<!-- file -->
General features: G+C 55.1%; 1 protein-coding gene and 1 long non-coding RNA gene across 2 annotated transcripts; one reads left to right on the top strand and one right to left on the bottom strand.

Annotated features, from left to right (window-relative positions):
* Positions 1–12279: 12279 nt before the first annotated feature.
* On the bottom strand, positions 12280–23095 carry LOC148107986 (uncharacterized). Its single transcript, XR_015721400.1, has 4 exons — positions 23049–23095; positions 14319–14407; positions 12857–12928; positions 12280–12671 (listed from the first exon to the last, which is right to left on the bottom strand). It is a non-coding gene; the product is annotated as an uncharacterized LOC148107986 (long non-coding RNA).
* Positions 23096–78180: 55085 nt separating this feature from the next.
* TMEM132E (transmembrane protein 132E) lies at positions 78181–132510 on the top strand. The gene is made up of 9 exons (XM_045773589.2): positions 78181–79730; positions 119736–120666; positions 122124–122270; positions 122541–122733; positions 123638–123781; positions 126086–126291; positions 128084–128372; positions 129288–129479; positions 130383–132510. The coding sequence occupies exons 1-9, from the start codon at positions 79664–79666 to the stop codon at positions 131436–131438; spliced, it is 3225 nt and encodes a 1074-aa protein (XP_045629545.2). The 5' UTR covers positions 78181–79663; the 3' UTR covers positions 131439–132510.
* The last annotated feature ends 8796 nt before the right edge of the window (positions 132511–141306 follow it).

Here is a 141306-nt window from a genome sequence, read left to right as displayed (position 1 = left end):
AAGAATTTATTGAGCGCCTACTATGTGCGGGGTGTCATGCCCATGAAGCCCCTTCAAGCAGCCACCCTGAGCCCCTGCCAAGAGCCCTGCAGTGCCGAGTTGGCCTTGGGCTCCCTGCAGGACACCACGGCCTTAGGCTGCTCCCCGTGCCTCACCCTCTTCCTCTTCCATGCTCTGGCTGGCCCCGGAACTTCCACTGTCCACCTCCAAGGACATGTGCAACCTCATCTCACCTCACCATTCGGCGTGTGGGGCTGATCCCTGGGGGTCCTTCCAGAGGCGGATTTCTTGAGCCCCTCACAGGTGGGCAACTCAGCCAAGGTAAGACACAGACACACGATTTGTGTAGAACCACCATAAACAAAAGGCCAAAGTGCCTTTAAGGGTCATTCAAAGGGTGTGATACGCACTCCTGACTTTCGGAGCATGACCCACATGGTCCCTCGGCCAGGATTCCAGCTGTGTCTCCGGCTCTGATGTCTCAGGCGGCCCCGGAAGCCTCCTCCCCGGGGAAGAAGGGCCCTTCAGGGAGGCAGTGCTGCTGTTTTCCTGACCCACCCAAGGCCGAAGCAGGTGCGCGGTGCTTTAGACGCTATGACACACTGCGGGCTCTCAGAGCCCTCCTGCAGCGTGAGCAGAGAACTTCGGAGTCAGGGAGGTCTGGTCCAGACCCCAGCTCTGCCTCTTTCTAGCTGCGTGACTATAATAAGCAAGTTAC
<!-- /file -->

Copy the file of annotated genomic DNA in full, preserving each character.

General features: G+C 55.1%; 1 protein-coding gene and 1 long non-coding RNA gene across 2 annotated transcripts; one reads left to right on the top strand and one right to left on the bottom strand.

Annotated features, from left to right (window-relative positions):
* Positions 1–12279: 12279 nt before the first annotated feature.
* On the bottom strand, positions 12280–23095 carry LOC148107986 (uncharacterized). Its single transcript, XR_015721400.1, has 4 exons — positions 23049–23095; positions 14319–14407; positions 12857–12928; positions 12280–12671 (listed from the first exon to the last, which is right to left on the bottom strand). It is a non-coding gene; the product is annotated as an uncharacterized LOC148107986 (long non-coding RNA).
* Positions 23096–78180: 55085 nt separating this feature from the next.
* TMEM132E (transmembrane protein 132E) lies at positions 78181–132510 on the top strand. The gene is made up of 9 exons (XM_045773589.2): positions 78181–79730; positions 119736–120666; positions 122124–122270; positions 122541–122733; positions 123638–123781; positions 126086–126291; positions 128084–128372; positions 129288–129479; positions 130383–132510. The coding sequence occupies exons 1-9, from the start codon at positions 79664–79666 to the stop codon at positions 131436–131438; spliced, it is 3225 nt and encodes a 1074-aa protein (XP_045629545.2). The 5' UTR covers positions 78181–79663; the 3' UTR covers positions 131439–132510.
* The last annotated feature ends 8796 nt before the right edge of the window (positions 132511–141306 follow it).

Here is a 141306-nt window from a genome sequence, read left to right as displayed (position 1 = left end):
AAGAATTTATTGAGCGCCTACTATGTGCGGGGTGTCATGCCCATGAAGCCCCTTCAAGCAGCCACCCTGAGCCCCTGCCAAGAGCCCTGCAGTGCCGAGTTGGCCTTGGGCTCCCTGCAGGACACCACGGCCTTAGGCTGCTCCCCGTGCCTCACCCTCTTCCTCTTCCATGCTCTGGCTGGCCCCGGAACTTCCACTGTCCACCTCCAAGGACATGTGCAACCTCATCTCACCTCACCATTCGGCGTGTGGGGCTGATCCCTGGGGGTCCTTCCAGAGGCGGATTTCTTGAGCCCCTCACAGGTGGGCAACTCAGCCAAGGTAAGACACAGACACACGATTTGTGTAGAACCACCATAAACAAAAGGCCAAAGTGCCTTTAAGGGTCATTCAAAGGGTGTGATACGCACTCCTGACTTTCGGAGCATGACCCACATGGTCCCTCGGCCAGGATTCCAGCTGTGTCTCCGGCTCTGATGTCTCAGGCGGCCCCGGAAGCCTCCTCCCCGGGGAAGAAGGGCCCTTCAGGGAGGCAGTGCTGCTGTTTTCCTGACCCACCCAAGGCCGAAGCAGGTGCGCGGTGCTTTAGACGCTATGACACACTGCGGGCTCTCAGAGCCCTCCTGCAGCGTGAGCAGAGAACTTCGGAGTCAGGGAGGTCTGGTCCAGACCCCAGCTCTGCCTCTTTCTAGCTGCGTGACTATAATAAGCAAGTTAC